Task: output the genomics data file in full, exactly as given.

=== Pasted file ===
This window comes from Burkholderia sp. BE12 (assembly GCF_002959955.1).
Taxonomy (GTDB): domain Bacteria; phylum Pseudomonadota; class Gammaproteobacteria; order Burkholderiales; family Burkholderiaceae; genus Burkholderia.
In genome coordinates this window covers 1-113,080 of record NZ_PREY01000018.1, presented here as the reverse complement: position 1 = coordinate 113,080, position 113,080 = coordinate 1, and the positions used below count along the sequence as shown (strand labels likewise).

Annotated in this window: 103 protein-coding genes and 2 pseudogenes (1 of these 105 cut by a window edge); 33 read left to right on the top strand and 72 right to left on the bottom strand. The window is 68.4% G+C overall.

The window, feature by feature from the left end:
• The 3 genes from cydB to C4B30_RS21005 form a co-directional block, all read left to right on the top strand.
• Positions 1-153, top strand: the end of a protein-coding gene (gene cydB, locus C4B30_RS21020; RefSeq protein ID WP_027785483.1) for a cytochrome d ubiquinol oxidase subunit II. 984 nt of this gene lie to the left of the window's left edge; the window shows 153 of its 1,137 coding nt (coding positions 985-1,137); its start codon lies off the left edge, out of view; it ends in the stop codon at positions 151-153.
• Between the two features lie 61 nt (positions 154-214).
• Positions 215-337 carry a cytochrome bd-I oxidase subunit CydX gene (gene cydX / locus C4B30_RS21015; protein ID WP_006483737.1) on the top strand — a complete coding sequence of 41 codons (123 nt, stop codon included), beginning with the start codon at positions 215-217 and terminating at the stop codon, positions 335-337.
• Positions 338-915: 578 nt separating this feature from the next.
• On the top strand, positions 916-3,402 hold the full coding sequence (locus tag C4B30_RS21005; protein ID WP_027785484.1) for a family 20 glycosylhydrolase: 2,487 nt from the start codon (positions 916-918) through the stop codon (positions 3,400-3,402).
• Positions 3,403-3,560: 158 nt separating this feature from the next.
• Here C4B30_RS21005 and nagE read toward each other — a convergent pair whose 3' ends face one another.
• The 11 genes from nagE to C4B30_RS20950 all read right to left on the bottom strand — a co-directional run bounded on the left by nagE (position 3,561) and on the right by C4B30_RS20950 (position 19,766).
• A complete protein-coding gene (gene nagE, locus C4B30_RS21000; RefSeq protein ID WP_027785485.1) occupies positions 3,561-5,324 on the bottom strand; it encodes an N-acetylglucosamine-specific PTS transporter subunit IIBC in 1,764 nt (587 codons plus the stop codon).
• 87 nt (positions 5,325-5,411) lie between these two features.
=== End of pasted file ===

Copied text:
This window comes from Burkholderia sp. BE12 (assembly GCF_002959955.1).
Taxonomy (GTDB): domain Bacteria; phylum Pseudomonadota; class Gammaproteobacteria; order Burkholderiales; family Burkholderiaceae; genus Burkholderia.
In genome coordinates this window covers 1-113,080 of record NZ_PREY01000018.1, presented here as the reverse complement: position 1 = coordinate 113,080, position 113,080 = coordinate 1, and the positions used below count along the sequence as shown (strand labels likewise).

Annotated in this window: 103 protein-coding genes and 2 pseudogenes (1 of these 105 cut by a window edge); 33 read left to right on the top strand and 72 right to left on the bottom strand. The window is 68.4% G+C overall.

The window, feature by feature from the left end:
• The 3 genes from cydB to C4B30_RS21005 form a co-directional block, all read left to right on the top strand.
• Positions 1-153, top strand: the end of a protein-coding gene (gene cydB, locus C4B30_RS21020; RefSeq protein ID WP_027785483.1) for a cytochrome d ubiquinol oxidase subunit II. 984 nt of this gene lie to the left of the window's left edge; the window shows 153 of its 1,137 coding nt (coding positions 985-1,137); its start codon lies off the left edge, out of view; it ends in the stop codon at positions 151-153.
• Between the two features lie 61 nt (positions 154-214).
• Positions 215-337 carry a cytochrome bd-I oxidase subunit CydX gene (gene cydX / locus C4B30_RS21015; protein ID WP_006483737.1) on the top strand — a complete coding sequence of 41 codons (123 nt, stop codon included), beginning with the start codon at positions 215-217 and terminating at the stop codon, positions 335-337.
• Positions 338-915: 578 nt separating this feature from the next.
• On the top strand, positions 916-3,402 hold the full coding sequence (locus tag C4B30_RS21005; protein ID WP_027785484.1) for a family 20 glycosylhydrolase: 2,487 nt from the start codon (positions 916-918) through the stop codon (positions 3,400-3,402).
• Positions 3,403-3,560: 158 nt separating this feature from the next.
• Here C4B30_RS21005 and nagE read toward each other — a convergent pair whose 3' ends face one another.
• The 11 genes from nagE to C4B30_RS20950 all read right to left on the bottom strand — a co-directional run bounded on the left by nagE (position 3,561) and on the right by C4B30_RS20950 (position 19,766).
• A complete protein-coding gene (gene nagE, locus C4B30_RS21000; RefSeq protein ID WP_027785485.1) occupies positions 3,561-5,324 on the bottom strand; it encodes an N-acetylglucosamine-specific PTS transporter subunit IIBC in 1,764 nt (587 codons plus the stop codon).
• 87 nt (positions 5,325-5,411) lie between these two features.